Another Alaska Destination? (Unseasonable South Sound Snow)

Nope–these pictures were taken in the south Puget Sound earlier today. We’re out on a Thanksgiving cruise, and were anchored last night in the cove behind Raft Island (map of area). Temperatures were slightly above freezing yesterday, with a light snowfall. This morning we woke to a layer of snow on deck and a temperature of 29F. By the time we raised anchor, a good 4 inches had accumulated. Freezing temperatures in November are rare in the Puget Sound. According to SeaTac airport records, the high has been 32F or less in November only 14 days since 1945.

We cruised south to tie off at Penrose Park Marine park and walk ashore in the snow. A layer of ice covered the surface there and pushed against us as we moved towards the dock.

The park looked beautiful in the snow. No other footprints marked the surface–we apparently were the first ones there that day.

We couldn’t stay the night, as the water level at the dock was 9′ and the tide was going to drop in 11′ to -2.1′ that night. As we prepared to leave, a pair of ducks cut a path through the ice, perhaps to show us how easy it was.

We’re now anchored in Filucy Bay as a major storm system is moving through. The temperature at 27F and falling, and we’ve seen wind gusts to 35 so far as the storm approaches. The system apparently is much stronger than the models predicted, and likely will bring more snow. It will be interesting to see what we wake up to tomorrow.


If your comment doesn't show up right away, send us email and we'll dredge it out of the spam filter.

2 comments on “Another Alaska Destination? (Unseasonable South Sound Snow)
  1. We do use diesel hydronic heat but also are equipped with reverse cycle air conditioning. The later works very well but the generator needs to be running or the the boat needs to be plugged in. On dock, if there is sufficient power available, we use reverse cycle heat. Underway or on hook, we use diesel hydronic. The reverse cycle units can also struggle when the water is extremely cold so we use diesel heat under these rare conditions as well.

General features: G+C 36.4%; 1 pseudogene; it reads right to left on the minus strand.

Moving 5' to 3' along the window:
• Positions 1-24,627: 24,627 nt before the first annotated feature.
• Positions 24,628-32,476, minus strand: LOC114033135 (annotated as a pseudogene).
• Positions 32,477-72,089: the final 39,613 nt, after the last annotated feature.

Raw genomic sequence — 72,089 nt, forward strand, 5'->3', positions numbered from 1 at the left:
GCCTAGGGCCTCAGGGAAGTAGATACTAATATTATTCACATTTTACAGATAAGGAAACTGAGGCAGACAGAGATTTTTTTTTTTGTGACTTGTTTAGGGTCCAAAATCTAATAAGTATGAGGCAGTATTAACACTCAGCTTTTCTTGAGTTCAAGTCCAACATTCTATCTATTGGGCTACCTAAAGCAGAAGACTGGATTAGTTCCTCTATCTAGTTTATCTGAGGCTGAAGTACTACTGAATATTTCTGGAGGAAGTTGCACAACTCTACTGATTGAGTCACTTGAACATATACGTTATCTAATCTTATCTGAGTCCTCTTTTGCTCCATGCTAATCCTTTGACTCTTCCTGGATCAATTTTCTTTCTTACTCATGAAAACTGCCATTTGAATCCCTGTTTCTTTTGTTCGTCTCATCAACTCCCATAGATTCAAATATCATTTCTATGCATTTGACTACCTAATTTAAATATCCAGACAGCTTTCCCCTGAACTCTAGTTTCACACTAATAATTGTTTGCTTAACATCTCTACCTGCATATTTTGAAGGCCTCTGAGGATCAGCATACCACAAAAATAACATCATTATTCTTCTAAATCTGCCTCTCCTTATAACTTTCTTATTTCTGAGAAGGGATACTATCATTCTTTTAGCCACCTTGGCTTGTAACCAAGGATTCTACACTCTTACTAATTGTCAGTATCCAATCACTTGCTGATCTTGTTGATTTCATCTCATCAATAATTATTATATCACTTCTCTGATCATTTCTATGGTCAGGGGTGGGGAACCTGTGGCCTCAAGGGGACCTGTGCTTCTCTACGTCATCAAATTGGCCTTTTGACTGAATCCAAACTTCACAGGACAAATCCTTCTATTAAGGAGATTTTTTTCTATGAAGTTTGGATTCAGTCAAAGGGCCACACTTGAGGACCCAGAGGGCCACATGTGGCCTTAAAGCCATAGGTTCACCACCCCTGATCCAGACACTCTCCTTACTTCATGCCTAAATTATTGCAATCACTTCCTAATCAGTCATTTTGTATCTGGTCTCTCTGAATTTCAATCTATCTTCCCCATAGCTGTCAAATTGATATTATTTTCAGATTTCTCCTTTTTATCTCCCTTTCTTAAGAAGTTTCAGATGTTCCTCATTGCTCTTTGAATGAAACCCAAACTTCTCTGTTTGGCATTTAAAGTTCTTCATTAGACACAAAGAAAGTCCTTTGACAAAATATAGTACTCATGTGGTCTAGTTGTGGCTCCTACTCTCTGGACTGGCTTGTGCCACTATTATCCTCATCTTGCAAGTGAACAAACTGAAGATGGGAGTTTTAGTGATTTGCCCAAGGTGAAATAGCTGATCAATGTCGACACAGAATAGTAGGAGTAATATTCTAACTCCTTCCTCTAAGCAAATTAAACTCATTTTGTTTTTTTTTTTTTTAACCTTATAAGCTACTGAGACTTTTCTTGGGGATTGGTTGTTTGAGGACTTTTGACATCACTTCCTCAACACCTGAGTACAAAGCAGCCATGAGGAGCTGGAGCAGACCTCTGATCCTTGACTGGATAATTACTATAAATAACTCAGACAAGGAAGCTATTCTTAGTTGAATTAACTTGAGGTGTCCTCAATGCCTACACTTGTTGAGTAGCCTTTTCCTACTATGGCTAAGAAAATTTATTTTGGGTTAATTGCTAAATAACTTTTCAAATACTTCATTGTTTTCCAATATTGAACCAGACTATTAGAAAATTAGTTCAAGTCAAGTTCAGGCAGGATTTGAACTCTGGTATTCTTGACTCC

Your concern about wear on the reverse cycle units is a good argument to use the diesel system when on the dock since the Olympia unit is very happy with continuous duty in live-aboard use. The reverse cycle units may wear more quickly. Time will tell on that one but I suspect you may be right.

    James Hamilton

  2. yair says:

    Hi James,
    Your wonderful pictures prompted 2 questions:
    1) For diesel heat did you go with hydronic? If so, what kind and why?
    2) For year round heat/ a/c did you spec any special a/c / reverse cycle heat units? I ask beacuase as liveaboards you must run these units 24/7 while docked up. Are the ‘basic’ (standard?) units able to handle such use?

Leave a Reply

Your email address will not be published. Required fields are marked *

This site uses Akismet to reduce spam. Learn how your comment data is processed.